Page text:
California officials are close to finalizing new policies that could result in some of the strongest rules on pesticide use near schools. But will they fall short? Until April 4, California’s Department of Pesticide Regulation (DPR) is accepting public comment on a proposal to limit the use of the most hazardous pesticides near schools — but thanks to loopholes, this proposal doesn’t offer nearly enough protection for schoolkids.
Picture gaseous fumigations, air blasters and aerial applications.
These are the methods that time and time again lead to pesticide drift in the air that can persist for hours, or sometimes days. And pesticides lingering in the air is exactly the on-the-ground reality DPR’s new rules fail to account for. As proposed in the latest draft, no-spray buffer zones would apply only on weekdays, 6am-6pm.
Realistically, kids, parents, teachers and staff are present on school grounds well into the evening and on the weekends.
Last fall, I joined journalists at a childcare center that bordered pear orchards and hay fields in the San Joaquin Delta. On an average Thursday morning, just after 5am, farmworker parents dropped their children off — many still sleeping in their arms — transferred them to mats, then headed to the fields for work. Children were present well before “business hours.”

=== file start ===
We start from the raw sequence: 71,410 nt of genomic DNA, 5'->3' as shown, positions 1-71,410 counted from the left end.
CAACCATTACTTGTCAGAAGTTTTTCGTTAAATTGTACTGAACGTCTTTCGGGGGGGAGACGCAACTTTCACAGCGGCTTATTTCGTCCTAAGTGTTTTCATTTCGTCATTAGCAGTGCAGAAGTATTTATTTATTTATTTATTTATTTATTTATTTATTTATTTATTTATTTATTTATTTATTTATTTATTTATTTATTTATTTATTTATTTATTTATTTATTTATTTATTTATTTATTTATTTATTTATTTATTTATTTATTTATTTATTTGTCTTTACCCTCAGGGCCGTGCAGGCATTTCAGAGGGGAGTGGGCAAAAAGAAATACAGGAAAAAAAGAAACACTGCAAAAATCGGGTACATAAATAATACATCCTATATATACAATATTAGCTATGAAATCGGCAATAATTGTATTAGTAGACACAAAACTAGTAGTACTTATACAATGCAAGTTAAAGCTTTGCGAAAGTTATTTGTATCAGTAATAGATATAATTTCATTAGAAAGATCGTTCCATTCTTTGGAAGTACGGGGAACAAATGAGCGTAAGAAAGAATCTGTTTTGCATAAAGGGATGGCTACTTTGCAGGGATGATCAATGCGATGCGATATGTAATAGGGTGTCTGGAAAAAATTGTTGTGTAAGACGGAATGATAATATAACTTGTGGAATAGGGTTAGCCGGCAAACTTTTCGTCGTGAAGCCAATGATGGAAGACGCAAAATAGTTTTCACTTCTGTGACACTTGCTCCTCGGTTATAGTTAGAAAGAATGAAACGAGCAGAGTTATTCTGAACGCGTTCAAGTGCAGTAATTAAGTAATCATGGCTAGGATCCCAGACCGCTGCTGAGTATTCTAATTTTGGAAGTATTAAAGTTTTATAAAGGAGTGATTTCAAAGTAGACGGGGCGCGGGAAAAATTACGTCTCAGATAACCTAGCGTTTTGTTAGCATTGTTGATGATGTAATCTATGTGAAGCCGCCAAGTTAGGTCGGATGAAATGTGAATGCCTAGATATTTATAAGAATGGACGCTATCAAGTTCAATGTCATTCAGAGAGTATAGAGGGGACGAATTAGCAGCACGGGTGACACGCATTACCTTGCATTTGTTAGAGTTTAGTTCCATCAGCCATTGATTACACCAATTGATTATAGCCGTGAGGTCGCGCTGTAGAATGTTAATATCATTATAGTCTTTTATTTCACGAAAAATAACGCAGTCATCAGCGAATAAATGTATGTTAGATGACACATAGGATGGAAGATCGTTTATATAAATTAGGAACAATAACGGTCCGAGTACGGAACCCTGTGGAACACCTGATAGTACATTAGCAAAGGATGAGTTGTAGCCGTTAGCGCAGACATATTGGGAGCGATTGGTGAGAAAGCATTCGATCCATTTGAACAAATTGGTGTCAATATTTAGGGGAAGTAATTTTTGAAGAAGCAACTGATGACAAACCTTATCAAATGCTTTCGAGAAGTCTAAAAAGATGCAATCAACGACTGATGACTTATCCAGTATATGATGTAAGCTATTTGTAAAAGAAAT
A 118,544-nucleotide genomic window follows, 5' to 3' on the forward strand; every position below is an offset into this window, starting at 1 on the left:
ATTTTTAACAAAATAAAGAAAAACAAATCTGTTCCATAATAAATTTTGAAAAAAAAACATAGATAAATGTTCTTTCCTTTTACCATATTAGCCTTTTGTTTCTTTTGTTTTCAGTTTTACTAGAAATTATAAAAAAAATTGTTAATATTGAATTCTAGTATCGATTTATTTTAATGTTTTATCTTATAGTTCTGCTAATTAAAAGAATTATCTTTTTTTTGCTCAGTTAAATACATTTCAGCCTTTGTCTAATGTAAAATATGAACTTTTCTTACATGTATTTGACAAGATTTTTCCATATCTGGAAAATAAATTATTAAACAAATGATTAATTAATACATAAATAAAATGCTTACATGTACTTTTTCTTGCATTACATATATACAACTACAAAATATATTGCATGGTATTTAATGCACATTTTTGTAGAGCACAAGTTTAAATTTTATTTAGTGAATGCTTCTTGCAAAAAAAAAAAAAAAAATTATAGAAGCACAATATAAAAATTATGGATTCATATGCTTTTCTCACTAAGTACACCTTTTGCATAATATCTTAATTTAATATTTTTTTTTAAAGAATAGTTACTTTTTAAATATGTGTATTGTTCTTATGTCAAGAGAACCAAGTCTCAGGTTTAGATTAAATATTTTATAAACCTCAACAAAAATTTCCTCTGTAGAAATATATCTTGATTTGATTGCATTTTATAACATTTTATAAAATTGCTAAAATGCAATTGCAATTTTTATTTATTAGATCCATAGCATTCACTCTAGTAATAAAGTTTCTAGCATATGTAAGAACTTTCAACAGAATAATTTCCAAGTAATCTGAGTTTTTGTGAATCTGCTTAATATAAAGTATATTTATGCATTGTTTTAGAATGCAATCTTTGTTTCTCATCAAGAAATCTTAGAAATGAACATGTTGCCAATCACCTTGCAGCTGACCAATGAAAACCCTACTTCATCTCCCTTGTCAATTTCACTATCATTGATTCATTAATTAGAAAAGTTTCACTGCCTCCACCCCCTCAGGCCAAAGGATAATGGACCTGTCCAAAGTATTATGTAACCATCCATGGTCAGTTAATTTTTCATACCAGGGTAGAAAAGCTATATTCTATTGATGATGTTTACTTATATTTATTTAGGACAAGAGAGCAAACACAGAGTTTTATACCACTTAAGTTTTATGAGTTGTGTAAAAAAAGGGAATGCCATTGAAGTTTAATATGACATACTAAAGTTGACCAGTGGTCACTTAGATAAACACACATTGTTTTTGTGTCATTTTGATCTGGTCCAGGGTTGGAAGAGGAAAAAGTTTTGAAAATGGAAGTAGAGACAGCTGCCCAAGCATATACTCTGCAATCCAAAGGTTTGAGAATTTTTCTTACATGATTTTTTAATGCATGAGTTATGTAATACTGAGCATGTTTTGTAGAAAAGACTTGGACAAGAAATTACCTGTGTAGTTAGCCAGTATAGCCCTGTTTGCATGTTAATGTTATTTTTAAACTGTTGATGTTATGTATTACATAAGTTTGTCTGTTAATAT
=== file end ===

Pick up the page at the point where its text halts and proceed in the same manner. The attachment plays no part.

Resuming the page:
Pesticide protections need to be in place around the clock, especially for those chemicals linked to childhood cancers, hormone system disruption or direct damage to developing brains.
As Mark Weller, co-director of Californians for Pesticide Reform, said:
With only part-time protections in place, children and families attending sporting events and other extracurricular activities will still be exposed to pesticides used on nearby fields that scientists have linked to cancer, reproductive harm and brain damage.”
What’s being sprayed next to our playground?
In the near-final proposal, DPR officials also scrapped attempts to provide school officials and families with information about when concerning pesticides will be applied on fields next to schools. Without clear and timely notification, schools don’t have the information about how best to address poisoning incidents or to work with farming neighbors most effectively.
Officials don’t have to go very far to see that notifications before application can and do work. Francisco Rodriguez, president of the Pajaro Valley Federation of Teachers, noted:
In Santa Cruz County, we’ve had a 5-day notification for quite some time and it has worked well. We see it as a way by which communities, schools and agricultural interests can sit down and have further dialogue about what’s in the best interest of everybody — students first and foremost. The community around the schools wants to know what’s being applied.”
DPR should take the time to listen to what’s working on the ground, and what’s most needed.